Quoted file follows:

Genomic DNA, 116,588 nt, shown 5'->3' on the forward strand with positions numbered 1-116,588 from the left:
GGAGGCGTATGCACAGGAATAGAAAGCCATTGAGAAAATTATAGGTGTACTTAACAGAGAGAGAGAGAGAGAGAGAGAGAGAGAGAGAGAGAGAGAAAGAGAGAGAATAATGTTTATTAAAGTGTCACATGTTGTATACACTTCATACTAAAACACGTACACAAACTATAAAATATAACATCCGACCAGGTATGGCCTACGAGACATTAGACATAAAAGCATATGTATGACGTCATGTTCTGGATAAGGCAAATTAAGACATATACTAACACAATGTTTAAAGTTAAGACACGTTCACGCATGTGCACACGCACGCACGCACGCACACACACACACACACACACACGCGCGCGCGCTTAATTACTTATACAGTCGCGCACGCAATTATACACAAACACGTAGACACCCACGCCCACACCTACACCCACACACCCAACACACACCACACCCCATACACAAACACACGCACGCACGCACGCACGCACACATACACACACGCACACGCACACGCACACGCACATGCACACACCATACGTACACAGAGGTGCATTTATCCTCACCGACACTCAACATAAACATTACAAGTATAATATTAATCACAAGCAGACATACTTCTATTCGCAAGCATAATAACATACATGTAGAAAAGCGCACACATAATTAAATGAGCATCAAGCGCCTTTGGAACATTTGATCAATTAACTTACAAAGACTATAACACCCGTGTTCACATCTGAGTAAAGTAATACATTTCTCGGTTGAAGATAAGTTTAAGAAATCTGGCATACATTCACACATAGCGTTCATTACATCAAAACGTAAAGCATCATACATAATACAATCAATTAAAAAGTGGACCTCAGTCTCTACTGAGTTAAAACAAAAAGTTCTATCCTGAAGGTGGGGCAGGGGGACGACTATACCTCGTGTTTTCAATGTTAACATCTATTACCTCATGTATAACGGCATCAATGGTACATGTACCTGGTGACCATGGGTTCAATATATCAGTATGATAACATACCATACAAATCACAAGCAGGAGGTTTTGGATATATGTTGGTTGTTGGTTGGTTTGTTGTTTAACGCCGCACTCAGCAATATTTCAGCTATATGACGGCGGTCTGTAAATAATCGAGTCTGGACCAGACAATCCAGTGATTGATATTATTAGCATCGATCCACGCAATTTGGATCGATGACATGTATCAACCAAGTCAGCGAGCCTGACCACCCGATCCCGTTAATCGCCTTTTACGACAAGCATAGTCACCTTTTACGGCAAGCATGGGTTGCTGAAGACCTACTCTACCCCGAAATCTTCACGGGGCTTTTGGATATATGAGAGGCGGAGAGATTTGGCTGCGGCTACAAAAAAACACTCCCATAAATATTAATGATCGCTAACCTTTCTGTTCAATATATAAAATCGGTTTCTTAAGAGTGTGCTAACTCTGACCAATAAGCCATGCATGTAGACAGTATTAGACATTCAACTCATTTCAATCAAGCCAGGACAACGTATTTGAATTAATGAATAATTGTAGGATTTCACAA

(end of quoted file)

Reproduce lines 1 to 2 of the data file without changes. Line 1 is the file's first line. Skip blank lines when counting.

Genomic DNA, 116,588 nt, shown 5'->3' on the forward strand with positions numbered 1-116,588 from the left:
GGAGGCGTATGCACAGGAATAGAAAGCCATTGAGAAAATTATAGGTGTACTTAACAGAGAGAGAGAGAGAGAGAGAGAGAGAGAGAGAGAGAGAGAAAGAGAGAGAATAATGTTTATTAAAGTGTCACATGTTGTATACACTTCATACTAAAACACGTACACAAACTATAAAATATAACATCCGACCAGGTATGGCCTACGAGACATTAGACATAAAAGCATATGTATGACGTCATGTTCTGGATAAGGCAAATTAAGACATATACTAACACAATGTTTAAAGTTAAGACACGTTCACGCATGTGCACACGCACGCACGCACGCACACACACACACACACACACACGCGCGCGCGCTTAATTACTTATACAGTCGCGCACGCAATTATACACAAACACGTAGACACCCACGCCCACACCTACACCCACACACCCAACACACACCACACCCCATACACAAACACACGCACGCACGCACGCACGCACACATACACACACGCACACGCACACGCACACGCACATGCACACACCATACGTACACAGAGGTGCATTTATCCTCACCGACACTCAACATAAACATTACAAGTATAATATTAATCACAAGCAGACATACTTCTATTCGCAAGCATAATAACATACATGTAGAAAAGCGCACACATAATTAAATGAGCATCAAGCGCCTTTGGAACATTTGATCAATTAACTTACAAAGACTATAACACCCGTGTTCACATCTGAGTAAAGTAATACATTTCTCGGTTGAAGATAAGTTTAAGAAATCTGGCATACATTCACACATAGCGTTCATTACATCAAAACGTAAAGCATCATACATAATACAATCAATTAAAAAGTGGACCTCAGTCTCTACTGAGTTAAAACAAAAAGTTCTATCCTGAAGGTGGGGCAGGGGGACGACTATACCTCGTGTTTTCAATGTTAACATCTATTACCTCATGTATAACGGCATCAATGGTACATGTACCTGGTGACCATGGGTTCAATATATCAGTATGATAACATACCATACAAATCACAAGCAGGAGGTTTTGGATATATGTTGGTTGTTGGTTGGTTTGTTGTTTAACGCCGCACTCAGCAATATTTCAGCTATATGACGGCGGTCTGTAAATAATCGAGTCTGGACCAGACAATCCAGTGATTGATATTATTAGCATCGATCCACGCAATTTGGATCGATGACATGTATCAACCAAGTCAGCGAGCCTGACCACCCGATCCCGTTAATCGCCTTTTACGACAAGCATAGTCACCTTTTACGGCAAGCATGGGTTGCTGAAGACCTACTCTACCCCGAAATCTTCACGGGGCTTTTGGATATATGAGAGGCGGAGAGATTTGGCTGCGGCTACAAAAAAACACTCCCATAAATATTAATGATCGCTAACCTTTCTGTTCAATATATAAAATCGGTTTCTTAAGAGTGTGCTAACTCTGACCAATAAGCCATGCATGTAGACAGTATTAGACATTCAACTCATTTCAATCAAGCCAGGACAACGTATTTGAATTAATGAATAATTGTAGGATTTCACAA